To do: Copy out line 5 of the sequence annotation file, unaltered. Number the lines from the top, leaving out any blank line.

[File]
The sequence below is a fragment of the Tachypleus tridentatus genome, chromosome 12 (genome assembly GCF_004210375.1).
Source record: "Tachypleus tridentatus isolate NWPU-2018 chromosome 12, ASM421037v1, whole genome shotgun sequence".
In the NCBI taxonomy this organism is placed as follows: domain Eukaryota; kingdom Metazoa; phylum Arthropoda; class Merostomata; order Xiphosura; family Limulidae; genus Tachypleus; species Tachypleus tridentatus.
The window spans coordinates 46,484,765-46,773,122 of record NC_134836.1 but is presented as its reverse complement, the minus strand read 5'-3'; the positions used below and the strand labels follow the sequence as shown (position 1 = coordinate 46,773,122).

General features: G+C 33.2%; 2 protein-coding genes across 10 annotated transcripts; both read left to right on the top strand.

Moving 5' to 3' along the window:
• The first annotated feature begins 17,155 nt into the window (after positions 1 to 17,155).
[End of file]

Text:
General features: G+C 33.2%; 2 protein-coding genes across 10 annotated transcripts; both read left to right on the top strand.